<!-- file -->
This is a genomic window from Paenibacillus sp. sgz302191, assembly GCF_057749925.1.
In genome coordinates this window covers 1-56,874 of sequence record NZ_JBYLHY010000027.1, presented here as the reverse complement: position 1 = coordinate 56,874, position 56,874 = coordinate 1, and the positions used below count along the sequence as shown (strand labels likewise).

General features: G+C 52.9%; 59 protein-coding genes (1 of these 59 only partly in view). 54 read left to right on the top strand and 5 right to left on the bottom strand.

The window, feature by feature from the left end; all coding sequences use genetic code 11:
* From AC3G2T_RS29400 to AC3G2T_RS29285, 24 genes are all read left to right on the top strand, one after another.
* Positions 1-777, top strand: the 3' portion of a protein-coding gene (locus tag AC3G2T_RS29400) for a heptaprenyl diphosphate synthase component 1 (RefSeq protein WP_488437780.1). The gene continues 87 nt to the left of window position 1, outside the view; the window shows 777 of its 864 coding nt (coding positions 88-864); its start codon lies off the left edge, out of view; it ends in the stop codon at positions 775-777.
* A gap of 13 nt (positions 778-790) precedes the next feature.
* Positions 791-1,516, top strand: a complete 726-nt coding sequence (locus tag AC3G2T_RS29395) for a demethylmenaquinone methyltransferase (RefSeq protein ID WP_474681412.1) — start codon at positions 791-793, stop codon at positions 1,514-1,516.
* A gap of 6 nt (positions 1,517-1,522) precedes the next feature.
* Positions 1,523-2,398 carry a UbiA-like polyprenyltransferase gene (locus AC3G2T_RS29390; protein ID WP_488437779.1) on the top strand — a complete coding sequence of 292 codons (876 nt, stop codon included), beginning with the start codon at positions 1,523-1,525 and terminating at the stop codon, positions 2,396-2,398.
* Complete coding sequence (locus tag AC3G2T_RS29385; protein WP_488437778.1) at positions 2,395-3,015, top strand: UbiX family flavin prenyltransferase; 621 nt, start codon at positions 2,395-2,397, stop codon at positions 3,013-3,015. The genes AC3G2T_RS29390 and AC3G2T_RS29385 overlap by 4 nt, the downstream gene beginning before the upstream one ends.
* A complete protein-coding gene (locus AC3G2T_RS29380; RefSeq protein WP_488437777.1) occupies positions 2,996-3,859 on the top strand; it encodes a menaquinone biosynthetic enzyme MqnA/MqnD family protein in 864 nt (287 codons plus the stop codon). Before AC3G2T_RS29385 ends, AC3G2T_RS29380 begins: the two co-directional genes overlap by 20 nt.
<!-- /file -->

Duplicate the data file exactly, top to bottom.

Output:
This is a genomic window from Paenibacillus sp. sgz302191, assembly GCF_057749925.1.
In genome coordinates this window covers 1-56,874 of sequence record NZ_JBYLHY010000027.1, presented here as the reverse complement: position 1 = coordinate 56,874, position 56,874 = coordinate 1, and the positions used below count along the sequence as shown (strand labels likewise).

General features: G+C 52.9%; 59 protein-coding genes (1 of these 59 only partly in view). 54 read left to right on the top strand and 5 right to left on the bottom strand.

The window, feature by feature from the left end; all coding sequences use genetic code 11:
* From AC3G2T_RS29400 to AC3G2T_RS29285, 24 genes are all read left to right on the top strand, one after another.
* Positions 1-777, top strand: the 3' portion of a protein-coding gene (locus tag AC3G2T_RS29400) for a heptaprenyl diphosphate synthase component 1 (RefSeq protein WP_488437780.1). The gene continues 87 nt to the left of window position 1, outside the view; the window shows 777 of its 864 coding nt (coding positions 88-864); its start codon lies off the left edge, out of view; it ends in the stop codon at positions 775-777.
* A gap of 13 nt (positions 778-790) precedes the next feature.
* Positions 791-1,516, top strand: a complete 726-nt coding sequence (locus tag AC3G2T_RS29395) for a demethylmenaquinone methyltransferase (RefSeq protein ID WP_474681412.1) — start codon at positions 791-793, stop codon at positions 1,514-1,516.
* A gap of 6 nt (positions 1,517-1,522) precedes the next feature.
* Positions 1,523-2,398 carry a UbiA-like polyprenyltransferase gene (locus AC3G2T_RS29390; protein ID WP_488437779.1) on the top strand — a complete coding sequence of 292 codons (876 nt, stop codon included), beginning with the start codon at positions 1,523-1,525 and terminating at the stop codon, positions 2,396-2,398.
* Complete coding sequence (locus tag AC3G2T_RS29385; protein WP_488437778.1) at positions 2,395-3,015, top strand: UbiX family flavin prenyltransferase; 621 nt, start codon at positions 2,395-2,397, stop codon at positions 3,013-3,015. The genes AC3G2T_RS29390 and AC3G2T_RS29385 overlap by 4 nt, the downstream gene beginning before the upstream one ends.
* A complete protein-coding gene (locus AC3G2T_RS29380; RefSeq protein WP_488437777.1) occupies positions 2,996-3,859 on the top strand; it encodes a menaquinone biosynthetic enzyme MqnA/MqnD family protein in 864 nt (287 codons plus the stop codon). Before AC3G2T_RS29385 ends, AC3G2T_RS29380 begins: the two co-directional genes overlap by 20 nt.